A 57-year-old truck driver was killed on August 10, 2008, when a woman fell asleep at the wheel, crossed into oncoming traffic, and caused him to lose control of his truck which plunged off the bridge. According to this Washington Post report, 19-year-old Candy Lynn Baldwin admitted to reporters and Maryland police officials that she had fallen asleep at the wheel around 4 a.m. that morning. She told reporters at The Post she was exhausted that morning after getting little sleep over her mother’s wedding weekend. Queen Anne’s County State Attorney, Frank M. Kratovil Jr., said his office’s investigation found that no criminal charges against Baldwin would be brought as she was not found to be grossly negligent in this Maryland car accident. But according to the National Transportation Safety Board, significant sleep loss degrades hand-eye reflexes in a way that is equivalent to blood alcohol content of 0.10 percent which constitutes being legally drunk in most states. Drivers operating a vehicle while suffering from sleep deprivation have been found to be grossly negligent and convicted of vehicular manslaughter in many states and countries around the world. In 2005, a Maryland appeals court affirmed a drowsy driver’s gross negligence manslaughter[…..]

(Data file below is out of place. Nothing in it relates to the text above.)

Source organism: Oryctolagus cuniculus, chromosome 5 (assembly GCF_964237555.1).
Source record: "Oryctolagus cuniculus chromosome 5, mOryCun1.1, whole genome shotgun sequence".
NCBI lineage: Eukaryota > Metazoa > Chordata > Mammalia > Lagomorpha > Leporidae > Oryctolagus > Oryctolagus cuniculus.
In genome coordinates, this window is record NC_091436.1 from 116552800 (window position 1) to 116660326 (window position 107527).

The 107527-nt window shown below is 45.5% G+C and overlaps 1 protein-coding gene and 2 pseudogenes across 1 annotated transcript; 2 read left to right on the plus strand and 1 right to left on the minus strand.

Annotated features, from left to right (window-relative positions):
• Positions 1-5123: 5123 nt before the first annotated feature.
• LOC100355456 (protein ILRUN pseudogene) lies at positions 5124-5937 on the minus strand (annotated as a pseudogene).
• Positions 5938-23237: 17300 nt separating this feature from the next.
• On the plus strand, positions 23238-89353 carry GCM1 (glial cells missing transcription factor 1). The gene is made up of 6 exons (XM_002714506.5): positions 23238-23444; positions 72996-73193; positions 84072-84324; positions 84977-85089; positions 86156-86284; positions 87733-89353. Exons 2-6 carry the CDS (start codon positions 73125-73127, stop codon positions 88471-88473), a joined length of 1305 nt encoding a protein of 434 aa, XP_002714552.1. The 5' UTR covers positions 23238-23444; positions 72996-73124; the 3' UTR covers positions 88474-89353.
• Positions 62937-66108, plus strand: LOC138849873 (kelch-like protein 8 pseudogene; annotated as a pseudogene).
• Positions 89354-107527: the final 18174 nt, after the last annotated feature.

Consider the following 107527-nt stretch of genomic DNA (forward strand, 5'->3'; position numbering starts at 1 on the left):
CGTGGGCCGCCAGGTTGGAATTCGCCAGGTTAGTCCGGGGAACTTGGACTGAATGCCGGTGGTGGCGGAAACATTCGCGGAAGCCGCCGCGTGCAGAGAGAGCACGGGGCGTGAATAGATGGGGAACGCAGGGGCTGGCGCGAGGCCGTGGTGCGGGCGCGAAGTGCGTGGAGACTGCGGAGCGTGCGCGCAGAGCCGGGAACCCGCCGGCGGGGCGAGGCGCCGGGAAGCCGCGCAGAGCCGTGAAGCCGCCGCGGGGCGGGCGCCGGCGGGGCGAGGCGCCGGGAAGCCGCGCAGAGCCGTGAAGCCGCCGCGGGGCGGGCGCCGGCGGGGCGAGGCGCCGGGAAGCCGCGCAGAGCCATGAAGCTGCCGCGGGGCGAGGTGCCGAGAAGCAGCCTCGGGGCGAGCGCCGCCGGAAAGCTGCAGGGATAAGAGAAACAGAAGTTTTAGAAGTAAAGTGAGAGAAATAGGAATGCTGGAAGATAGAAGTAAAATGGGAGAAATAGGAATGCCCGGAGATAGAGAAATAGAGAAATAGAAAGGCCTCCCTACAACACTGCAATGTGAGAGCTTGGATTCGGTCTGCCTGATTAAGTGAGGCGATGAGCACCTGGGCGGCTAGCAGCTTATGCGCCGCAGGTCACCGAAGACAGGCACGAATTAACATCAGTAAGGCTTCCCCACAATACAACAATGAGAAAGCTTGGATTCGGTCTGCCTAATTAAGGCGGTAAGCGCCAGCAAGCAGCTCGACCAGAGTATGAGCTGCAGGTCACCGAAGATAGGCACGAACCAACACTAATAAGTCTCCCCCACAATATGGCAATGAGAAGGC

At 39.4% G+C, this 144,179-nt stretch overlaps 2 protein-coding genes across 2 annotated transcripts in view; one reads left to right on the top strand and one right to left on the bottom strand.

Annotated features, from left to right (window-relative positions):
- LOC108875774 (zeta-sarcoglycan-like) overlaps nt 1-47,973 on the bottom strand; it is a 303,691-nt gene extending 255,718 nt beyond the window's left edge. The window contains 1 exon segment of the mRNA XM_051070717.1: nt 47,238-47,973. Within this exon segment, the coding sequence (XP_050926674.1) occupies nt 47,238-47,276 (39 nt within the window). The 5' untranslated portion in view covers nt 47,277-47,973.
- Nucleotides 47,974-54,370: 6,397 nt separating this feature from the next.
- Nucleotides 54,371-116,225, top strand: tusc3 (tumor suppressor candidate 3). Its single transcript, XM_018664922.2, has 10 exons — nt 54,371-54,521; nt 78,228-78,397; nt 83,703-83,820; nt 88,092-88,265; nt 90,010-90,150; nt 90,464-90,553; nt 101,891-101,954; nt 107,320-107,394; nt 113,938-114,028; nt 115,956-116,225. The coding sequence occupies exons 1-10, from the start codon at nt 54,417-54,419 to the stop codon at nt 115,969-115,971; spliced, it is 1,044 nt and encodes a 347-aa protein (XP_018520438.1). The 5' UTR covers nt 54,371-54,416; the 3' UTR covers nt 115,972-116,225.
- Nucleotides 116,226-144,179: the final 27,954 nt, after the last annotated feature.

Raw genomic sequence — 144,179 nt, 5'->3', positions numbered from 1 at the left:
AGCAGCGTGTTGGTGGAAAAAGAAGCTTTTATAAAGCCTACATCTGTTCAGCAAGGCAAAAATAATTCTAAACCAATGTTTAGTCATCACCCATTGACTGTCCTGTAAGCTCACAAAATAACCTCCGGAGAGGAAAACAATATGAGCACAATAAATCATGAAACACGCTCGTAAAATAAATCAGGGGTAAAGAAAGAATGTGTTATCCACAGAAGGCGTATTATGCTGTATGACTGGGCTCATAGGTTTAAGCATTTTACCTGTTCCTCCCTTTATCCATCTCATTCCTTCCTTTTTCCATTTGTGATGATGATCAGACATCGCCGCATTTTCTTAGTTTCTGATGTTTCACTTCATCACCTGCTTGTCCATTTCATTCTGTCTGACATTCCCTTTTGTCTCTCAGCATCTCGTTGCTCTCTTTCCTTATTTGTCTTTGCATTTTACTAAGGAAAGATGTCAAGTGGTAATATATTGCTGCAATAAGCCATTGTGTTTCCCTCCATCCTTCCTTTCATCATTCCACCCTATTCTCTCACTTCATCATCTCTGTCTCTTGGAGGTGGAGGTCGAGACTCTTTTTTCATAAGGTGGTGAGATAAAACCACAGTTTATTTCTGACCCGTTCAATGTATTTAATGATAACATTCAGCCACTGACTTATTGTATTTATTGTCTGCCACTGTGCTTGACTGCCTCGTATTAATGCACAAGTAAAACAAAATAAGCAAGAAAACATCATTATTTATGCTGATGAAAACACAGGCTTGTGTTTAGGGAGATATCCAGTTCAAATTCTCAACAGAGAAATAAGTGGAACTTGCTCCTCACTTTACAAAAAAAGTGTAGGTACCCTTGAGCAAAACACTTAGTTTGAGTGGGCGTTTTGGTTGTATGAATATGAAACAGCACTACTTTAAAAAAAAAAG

For the second time in the last 22 months, evidence of the deadly legionella bacteria has been reported at Maryland General Hospital. Officials at Maryland General report that the virus was discovered on January 5th, 2009 in the shower area during routine testing of the Baltimore hospital’s water supply. While patients and staff members are being advised to drink bottled water and access to the showers are restricted, there are no reports of anyone becoming infected. Legionnaire’s disease affects between 10,000 to 50,000 Americans every year. The disease kills between five and 30 percent of those who contract it. Patients contact Legionnaire’s disease when they inhale vapor or mist that has bacterial contamination. It cannot be transmitted from person to person. The disease often occurs in hospitals, cruise ships and air conditioned hotels where bathtubs, whirlpool spas and hot tubs, humidifiers and plumbing systems become contaminated. Contact a Maryland Legionnaire’s Disease Lawyer if you believe you’ve been infected. Symptoms of Legionnaire’s disease include cough, chills and high fever. Victims are usually diagnosed with pneumonia. If you suspect you may have contacted Legionnaire’s disease insist that you be given a urine test and tested specifically for the disease. Once diagnosed, patients[…..]